questions, but perhaps not in a systematic way. For example, if John gave the main
reason why he lies to his romantic partner as to avoid fighting with her, several
other men might have also given a similar, if not the same, reason for lying.
Whereas, Jennifers main reason for lying was to protect her romantic partners
feelings, and several other women gave the same or similar reason. This example
shows a connection with the reasons given for lying and the possible differences men
and women give for lying in their romantic relationship. For research question three
the connection with research questions one and two might not be as apparent. For
example, John may have told a blatant lie to avoid fighting with his romantic partner.
Whereas, Jennifer may have told the same type of lie (blatant) but she did so to
preserve the relationship. In other words, the type of lie may not connect in the same
way with the same reason for lying for both men and women.
The next chapter (Chapter two) will examine the methods used to empirically
investigate the three research questions of this study. This methods chapter will be
broken down into three areas. Area one will explain the types of subjects used for the
research. Area two will explain the procedures used to examine the subjects, and area
three will explain how the data was analyzed.
34


35


CHAPTER 2
METHODS
Subjects
The primary researcher solicited subjects by going to seven classrooms at a
large inner city western university, asking for volunteers who were currently in or had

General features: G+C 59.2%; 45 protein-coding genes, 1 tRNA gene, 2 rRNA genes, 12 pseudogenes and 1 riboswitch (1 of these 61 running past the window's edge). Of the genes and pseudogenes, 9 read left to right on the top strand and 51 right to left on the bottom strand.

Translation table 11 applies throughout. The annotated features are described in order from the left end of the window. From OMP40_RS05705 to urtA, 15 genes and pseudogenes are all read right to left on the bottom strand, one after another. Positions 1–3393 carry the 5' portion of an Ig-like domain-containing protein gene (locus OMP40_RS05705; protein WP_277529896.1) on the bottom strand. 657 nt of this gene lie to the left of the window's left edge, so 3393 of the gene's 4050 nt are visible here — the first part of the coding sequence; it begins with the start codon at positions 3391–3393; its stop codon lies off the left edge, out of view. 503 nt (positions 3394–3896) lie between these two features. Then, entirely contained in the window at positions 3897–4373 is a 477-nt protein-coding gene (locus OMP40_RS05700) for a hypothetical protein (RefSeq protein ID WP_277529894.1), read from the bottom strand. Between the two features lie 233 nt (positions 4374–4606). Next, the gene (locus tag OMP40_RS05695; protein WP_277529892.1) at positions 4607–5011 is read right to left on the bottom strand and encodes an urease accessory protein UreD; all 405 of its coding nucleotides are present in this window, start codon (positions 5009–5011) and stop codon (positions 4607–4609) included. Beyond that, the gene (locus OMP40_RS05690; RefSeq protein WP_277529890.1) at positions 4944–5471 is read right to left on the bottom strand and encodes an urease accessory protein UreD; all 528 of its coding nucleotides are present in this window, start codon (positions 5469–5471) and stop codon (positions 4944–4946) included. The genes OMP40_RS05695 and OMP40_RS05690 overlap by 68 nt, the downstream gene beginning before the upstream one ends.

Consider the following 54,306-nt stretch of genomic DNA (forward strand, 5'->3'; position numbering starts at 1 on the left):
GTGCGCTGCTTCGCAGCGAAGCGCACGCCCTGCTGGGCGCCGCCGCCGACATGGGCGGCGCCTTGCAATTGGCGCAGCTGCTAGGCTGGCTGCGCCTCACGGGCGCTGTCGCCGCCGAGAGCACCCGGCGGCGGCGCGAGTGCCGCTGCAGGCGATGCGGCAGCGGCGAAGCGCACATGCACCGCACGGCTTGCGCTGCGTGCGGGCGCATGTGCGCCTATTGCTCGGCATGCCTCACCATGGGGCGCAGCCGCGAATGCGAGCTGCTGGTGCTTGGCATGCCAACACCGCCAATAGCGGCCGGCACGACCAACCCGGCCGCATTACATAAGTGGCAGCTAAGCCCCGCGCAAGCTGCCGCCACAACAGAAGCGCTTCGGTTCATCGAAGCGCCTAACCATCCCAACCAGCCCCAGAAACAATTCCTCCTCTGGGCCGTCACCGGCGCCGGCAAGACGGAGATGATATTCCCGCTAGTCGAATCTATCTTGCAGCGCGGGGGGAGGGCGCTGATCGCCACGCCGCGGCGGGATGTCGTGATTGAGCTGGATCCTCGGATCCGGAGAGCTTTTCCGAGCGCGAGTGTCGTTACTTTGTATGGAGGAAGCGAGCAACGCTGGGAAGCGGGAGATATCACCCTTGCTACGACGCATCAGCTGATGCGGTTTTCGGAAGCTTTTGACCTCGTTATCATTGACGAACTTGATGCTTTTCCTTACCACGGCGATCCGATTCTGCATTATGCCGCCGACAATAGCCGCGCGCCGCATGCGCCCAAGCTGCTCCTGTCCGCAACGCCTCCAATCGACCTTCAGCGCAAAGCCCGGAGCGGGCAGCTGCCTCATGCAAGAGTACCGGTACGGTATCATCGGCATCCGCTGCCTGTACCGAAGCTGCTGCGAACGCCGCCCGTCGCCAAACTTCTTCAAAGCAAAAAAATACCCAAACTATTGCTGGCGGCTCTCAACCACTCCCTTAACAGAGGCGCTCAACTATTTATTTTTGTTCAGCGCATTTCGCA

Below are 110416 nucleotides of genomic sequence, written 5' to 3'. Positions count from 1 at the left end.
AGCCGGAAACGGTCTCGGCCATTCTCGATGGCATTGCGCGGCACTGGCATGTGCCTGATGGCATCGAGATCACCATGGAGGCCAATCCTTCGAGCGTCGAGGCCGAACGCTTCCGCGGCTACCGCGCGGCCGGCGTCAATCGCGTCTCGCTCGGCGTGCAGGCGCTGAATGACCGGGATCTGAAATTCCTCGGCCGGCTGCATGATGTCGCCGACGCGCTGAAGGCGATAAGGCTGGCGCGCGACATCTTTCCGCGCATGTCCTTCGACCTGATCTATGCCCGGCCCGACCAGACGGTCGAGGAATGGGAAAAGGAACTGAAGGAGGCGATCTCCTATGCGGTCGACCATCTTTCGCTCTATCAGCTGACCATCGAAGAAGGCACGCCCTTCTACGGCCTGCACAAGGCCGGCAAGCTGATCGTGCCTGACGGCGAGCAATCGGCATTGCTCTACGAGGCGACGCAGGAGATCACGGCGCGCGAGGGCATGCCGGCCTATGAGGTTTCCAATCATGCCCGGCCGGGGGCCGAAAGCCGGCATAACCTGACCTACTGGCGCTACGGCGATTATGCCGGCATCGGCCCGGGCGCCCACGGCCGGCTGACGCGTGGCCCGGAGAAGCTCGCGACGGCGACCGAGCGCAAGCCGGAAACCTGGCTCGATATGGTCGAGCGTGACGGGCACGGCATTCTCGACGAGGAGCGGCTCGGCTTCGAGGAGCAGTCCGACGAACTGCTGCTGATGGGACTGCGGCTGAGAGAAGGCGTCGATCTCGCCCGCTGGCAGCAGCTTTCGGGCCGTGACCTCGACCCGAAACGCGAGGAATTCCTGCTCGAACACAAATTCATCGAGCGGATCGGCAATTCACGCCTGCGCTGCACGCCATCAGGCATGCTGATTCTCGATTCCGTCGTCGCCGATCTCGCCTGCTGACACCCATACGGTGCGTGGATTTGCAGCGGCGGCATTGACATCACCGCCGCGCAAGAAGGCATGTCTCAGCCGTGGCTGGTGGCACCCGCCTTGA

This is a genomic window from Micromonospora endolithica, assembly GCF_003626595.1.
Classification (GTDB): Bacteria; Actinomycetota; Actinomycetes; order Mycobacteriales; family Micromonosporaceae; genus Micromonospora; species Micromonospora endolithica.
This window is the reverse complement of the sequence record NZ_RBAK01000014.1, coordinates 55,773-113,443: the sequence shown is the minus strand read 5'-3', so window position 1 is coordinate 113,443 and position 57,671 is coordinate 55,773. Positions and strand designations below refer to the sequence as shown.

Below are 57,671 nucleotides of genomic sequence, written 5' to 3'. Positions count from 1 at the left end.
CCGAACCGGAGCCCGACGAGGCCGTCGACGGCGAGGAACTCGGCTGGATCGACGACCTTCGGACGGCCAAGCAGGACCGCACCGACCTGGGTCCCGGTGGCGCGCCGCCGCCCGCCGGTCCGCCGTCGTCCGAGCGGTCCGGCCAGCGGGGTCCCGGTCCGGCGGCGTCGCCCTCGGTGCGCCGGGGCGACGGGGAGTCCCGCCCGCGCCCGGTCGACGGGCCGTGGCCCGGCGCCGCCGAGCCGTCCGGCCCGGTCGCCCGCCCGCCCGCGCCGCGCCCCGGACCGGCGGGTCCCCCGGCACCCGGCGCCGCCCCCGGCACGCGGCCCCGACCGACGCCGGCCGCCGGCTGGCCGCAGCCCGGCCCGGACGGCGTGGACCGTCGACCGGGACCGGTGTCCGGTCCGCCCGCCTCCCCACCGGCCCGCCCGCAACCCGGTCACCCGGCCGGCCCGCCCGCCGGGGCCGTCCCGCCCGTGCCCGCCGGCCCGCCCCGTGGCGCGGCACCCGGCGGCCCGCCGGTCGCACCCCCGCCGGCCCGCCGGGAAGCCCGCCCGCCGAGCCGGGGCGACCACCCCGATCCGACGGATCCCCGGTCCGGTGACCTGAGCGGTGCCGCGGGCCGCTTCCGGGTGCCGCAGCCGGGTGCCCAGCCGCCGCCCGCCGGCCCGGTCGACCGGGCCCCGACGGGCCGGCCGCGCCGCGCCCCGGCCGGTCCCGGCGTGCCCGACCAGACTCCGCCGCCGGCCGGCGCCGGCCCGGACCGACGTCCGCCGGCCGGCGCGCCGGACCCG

been in within the last six months a heterosexual romantic relationship. For students
who were not currently in a heterosexual romantic relationship, defined as a past
relationship, they must have dated for at least three consecutive months, and that
relationship must have taken place within the last she months. All students who were
eligible to complete the survey were given extra-credit points for filling out the
surveys. Most students completed the surveys during the normal class period. Some
students were allowed to take the surveys home and return them by the next class
period. Students who took the survey home were advised not to let their romantic
partners help them or view the written responses to the survey.
Participants were undergraduate students (N= 84). Thirty two males and 52 females
participated in the study. Fifty-eight of the 84 respondents were Caucasian, 3 were
Black, ten were Hispanic not of Caucasian origin, 5 were Hispanic of Caucasian
origin, 5 were Asian, and three participants categorized themselves as other. Eighty
students identified themselves as heterosexual. One person indicated he/she was
bisexual, one person indicated he was gay, and two women indicated they were
36


lesbian. The three students that indicated they were gay or lesbian were excluded
from the data. Also, 12 respondents were not included in test results averaging the
number of reasons given for lying because they claimed they did not tell a lie to their
romantic partner. The total number of respondents that were included in the data
analysis of the study was 81.
37


Procedures
On the survey there were 2 seven point Likert-type items, 3 closed-ended
items, 9 open-ended items, and 4 items getting basic demographic information (see
Appendix A). An example of a closed-ended/Likert question is question number ten.
It reads, How frequently do you he or have lied in your romantic relationship? Place
a check mark on the appropriate place.
never sometimes frequently
An example of the type of closed-ended question asked in the survey is
question eleven which reads, Approximately how many times do you lie to your
romantic partner in a typical month? If you are reporting on a romantic relationship
that has already ended, how many times did you lie in a typical month? An example
of one of the open-ended questions is the following: Please list the reasons why you
lie or have lied in your romantic relationship. Rank order your responses in order,
with 1 being the first or the best reason for lying and continue listing until youve
completed your reasons. Please number your replies (e.g. 1,2,3).
Data Analysis
Research question one asked, What are the reasons men and women give for